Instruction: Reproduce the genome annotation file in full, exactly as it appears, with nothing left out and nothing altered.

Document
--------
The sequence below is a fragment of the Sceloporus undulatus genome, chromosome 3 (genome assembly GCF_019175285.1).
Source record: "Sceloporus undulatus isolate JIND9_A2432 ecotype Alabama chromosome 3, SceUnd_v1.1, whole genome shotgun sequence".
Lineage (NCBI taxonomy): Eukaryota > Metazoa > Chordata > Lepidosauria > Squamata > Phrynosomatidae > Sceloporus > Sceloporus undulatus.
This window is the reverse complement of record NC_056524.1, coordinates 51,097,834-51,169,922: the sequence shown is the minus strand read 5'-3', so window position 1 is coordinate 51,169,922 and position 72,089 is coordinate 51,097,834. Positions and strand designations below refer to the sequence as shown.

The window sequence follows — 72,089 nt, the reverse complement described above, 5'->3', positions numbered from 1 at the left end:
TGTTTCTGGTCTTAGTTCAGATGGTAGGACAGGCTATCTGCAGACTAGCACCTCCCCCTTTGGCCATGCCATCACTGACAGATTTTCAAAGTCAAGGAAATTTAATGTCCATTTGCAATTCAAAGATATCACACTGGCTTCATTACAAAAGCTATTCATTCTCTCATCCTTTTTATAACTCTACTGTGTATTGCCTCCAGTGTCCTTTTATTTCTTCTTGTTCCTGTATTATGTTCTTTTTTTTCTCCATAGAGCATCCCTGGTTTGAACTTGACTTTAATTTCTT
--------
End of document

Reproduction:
The sequence below is a fragment of the Sceloporus undulatus genome, chromosome 3 (genome assembly GCF_019175285.1).
Source record: "Sceloporus undulatus isolate JIND9_A2432 ecotype Alabama chromosome 3, SceUnd_v1.1, whole genome shotgun sequence".
Lineage (NCBI taxonomy): Eukaryota > Metazoa > Chordata > Lepidosauria > Squamata > Phrynosomatidae > Sceloporus > Sceloporus undulatus.
This window is the reverse complement of record NC_056524.1, coordinates 51,097,834-51,169,922: the sequence shown is the minus strand read 5'-3', so window position 1 is coordinate 51,169,922 and position 72,089 is coordinate 51,097,834. Positions and strand designations below refer to the sequence as shown.

The window sequence follows — 72,089 nt, the reverse complement described above, 5'->3', positions numbered from 1 at the left end:
TGTTTCTGGTCTTAGTTCAGATGGTAGGACAGGCTATCTGCAGACTAGCACCTCCCCCTTTGGCCATGCCATCACTGACAGATTTTCAAAGTCAAGGAAATTTAATGTCCATTTGCAATTCAAAGATATCACACTGGCTTCATTACAAAAGCTATTCATTCTCTCATCCTTTTTATAACTCTACTGTGTATTGCCTCCAGTGTCCTTTTATTTCTTCTTGTTCCTGTATTATGTTCTTTTTTTTCTCCATAGAGCATCCCTGGTTTGAACTTGACTTTAATTTCTT